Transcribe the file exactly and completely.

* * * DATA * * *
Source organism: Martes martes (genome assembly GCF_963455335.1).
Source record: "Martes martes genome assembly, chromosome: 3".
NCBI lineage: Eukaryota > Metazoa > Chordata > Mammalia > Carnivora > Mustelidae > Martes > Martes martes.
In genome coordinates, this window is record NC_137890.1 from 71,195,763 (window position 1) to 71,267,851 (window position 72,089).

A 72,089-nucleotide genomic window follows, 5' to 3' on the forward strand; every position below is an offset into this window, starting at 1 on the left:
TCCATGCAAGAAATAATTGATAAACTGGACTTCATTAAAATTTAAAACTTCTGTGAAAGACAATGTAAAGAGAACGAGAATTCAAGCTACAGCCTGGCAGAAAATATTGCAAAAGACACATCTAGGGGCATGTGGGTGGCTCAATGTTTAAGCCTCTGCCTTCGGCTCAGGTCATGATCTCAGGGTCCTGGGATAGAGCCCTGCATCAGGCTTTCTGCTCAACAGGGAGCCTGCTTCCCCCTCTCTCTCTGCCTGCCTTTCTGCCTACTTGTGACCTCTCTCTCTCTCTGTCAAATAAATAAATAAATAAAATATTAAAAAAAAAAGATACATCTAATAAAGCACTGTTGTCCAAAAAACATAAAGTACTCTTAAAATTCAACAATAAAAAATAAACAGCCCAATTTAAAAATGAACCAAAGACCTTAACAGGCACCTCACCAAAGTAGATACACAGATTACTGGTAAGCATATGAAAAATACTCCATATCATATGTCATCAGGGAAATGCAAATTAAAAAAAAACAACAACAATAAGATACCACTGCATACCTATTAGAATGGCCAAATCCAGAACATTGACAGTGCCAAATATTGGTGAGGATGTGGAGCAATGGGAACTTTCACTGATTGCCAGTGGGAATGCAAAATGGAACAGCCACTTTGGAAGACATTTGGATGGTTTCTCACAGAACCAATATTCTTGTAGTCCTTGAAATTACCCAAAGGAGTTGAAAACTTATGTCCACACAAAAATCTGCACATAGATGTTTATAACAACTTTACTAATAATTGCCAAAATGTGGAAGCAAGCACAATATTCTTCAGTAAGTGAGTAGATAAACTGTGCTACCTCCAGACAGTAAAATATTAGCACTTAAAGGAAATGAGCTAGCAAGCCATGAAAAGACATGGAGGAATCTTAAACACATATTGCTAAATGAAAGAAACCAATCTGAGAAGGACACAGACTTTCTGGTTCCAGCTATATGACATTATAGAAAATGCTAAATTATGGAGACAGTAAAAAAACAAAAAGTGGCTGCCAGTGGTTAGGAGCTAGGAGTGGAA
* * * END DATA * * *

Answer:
Source organism: Martes martes (genome assembly GCF_963455335.1).
Source record: "Martes martes genome assembly, chromosome: 3".
NCBI lineage: Eukaryota > Metazoa > Chordata > Mammalia > Carnivora > Mustelidae > Martes > Martes martes.
In genome coordinates, this window is record NC_137890.1 from 71,195,763 (window position 1) to 71,267,851 (window position 72,089).

A 72,089-nucleotide genomic window follows, 5' to 3' on the forward strand; every position below is an offset into this window, starting at 1 on the left:
TCCATGCAAGAAATAATTGATAAACTGGACTTCATTAAAATTTAAAACTTCTGTGAAAGACAATGTAAAGAGAACGAGAATTCAAGCTACAGCCTGGCAGAAAATATTGCAAAAGACACATCTAGGGGCATGTGGGTGGCTCAATGTTTAAGCCTCTGCCTTCGGCTCAGGTCATGATCTCAGGGTCCTGGGATAGAGCCCTGCATCAGGCTTTCTGCTCAACAGGGAGCCTGCTTCCCCCTCTCTCTCTGCCTGCCTTTCTGCCTACTTGTGACCTCTCTCTCTCTCTGTCAAATAAATAAATAAATAAAATATTAAAAAAAAAAGATACATCTAATAAAGCACTGTTGTCCAAAAAACATAAAGTACTCTTAAAATTCAACAATAAAAAATAAACAGCCCAATTTAAAAATGAACCAAAGACCTTAACAGGCACCTCACCAAAGTAGATACACAGATTACTGGTAAGCATATGAAAAATACTCCATATCATATGTCATCAGGGAAATGCAAATTAAAAAAAAACAACAACAATAAGATACCACTGCATACCTATTAGAATGGCCAAATCCAGAACATTGACAGTGCCAAATATTGGTGAGGATGTGGAGCAATGGGAACTTTCACTGATTGCCAGTGGGAATGCAAAATGGAACAGCCACTTTGGAAGACATTTGGATGGTTTCTCACAGAACCAATATTCTTGTAGTCCTTGAAATTACCCAAAGGAGTTGAAAACTTATGTCCACACAAAAATCTGCACATAGATGTTTATAACAACTTTACTAATAATTGCCAAAATGTGGAAGCAAGCACAATATTCTTCAGTAAGTGAGTAGATAAACTGTGCTACCTCCAGACAGTAAAATATTAGCACTTAAAGGAAATGAGCTAGCAAGCCATGAAAAGACATGGAGGAATCTTAAACACATATTGCTAAATGAAAGAAACCAATCTGAGAAGGACACAGACTTTCTGGTTCCAGCTATATGACATTATAGAAAATGCTAAATTATGGAGACAGTAAAAAAACAAAAAGTGGCTGCCAGTGGTTAGGAGCTAGGAGTGGAA